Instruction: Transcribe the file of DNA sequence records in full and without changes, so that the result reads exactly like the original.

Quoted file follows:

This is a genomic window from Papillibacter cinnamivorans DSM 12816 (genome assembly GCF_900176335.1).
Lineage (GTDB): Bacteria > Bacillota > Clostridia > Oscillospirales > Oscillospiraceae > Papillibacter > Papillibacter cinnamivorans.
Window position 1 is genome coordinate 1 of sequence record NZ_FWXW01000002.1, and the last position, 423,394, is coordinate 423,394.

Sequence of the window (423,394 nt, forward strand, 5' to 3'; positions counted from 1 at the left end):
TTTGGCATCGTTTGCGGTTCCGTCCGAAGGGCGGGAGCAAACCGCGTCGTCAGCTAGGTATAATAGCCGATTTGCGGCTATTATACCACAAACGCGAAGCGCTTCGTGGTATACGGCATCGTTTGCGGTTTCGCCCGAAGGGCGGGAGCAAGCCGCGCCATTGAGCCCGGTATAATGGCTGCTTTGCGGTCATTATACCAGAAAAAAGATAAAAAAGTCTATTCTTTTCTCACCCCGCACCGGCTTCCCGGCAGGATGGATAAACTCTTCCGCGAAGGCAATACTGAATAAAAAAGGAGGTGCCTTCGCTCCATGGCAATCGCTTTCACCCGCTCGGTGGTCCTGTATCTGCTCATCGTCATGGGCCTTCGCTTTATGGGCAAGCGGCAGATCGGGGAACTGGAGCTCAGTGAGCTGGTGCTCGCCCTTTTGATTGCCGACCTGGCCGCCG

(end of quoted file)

This is a genomic window from Papillibacter cinnamivorans DSM 12816 (genome assembly GCF_900176335.1).
Lineage (GTDB): Bacteria > Bacillota > Clostridia > Oscillospirales > Oscillospiraceae > Papillibacter > Papillibacter cinnamivorans.
Window position 1 is genome coordinate 1 of sequence record NZ_FWXW01000002.1, and the last position, 423,394, is coordinate 423,394.

Sequence of the window (423,394 nt, forward strand, 5' to 3'; positions counted from 1 at the left end):
TTTGGCATCGTTTGCGGTTCCGTCCGAAGGGCGGGAGCAAACCGCGTCGTCAGCTAGGTATAATAGCCGATTTGCGGCTATTATACCACAAACGCGAAGCGCTTCGTGGTATACGGCATCGTTTGCGGTTTCGCCCGAAGGGCGGGAGCAAGCCGCGCCATTGAGCCCGGTATAATGGCTGCTTTGCGGTCATTATACCAGAAAAAAGATAAAAAAGTCTATTCTTTTCTCACCCCGCACCGGCTTCCCGGCAGGATGGATAAACTCTTCCGCGAAGGCAATACTGAATAAAAAAGGAGGTGCCTTCGCTCCATGGCAATCGCTTTCACCCGCTCGGTGGTCCTGTATCTGCTCATCGTCATGGGCCTTCGCTTTATGGGCAAGCGGCAGATCGGGGAACTGGAGCTCAGTGAGCTGGTGCTCGCCCTTTTGATTGCCGACCTGGCCGCCG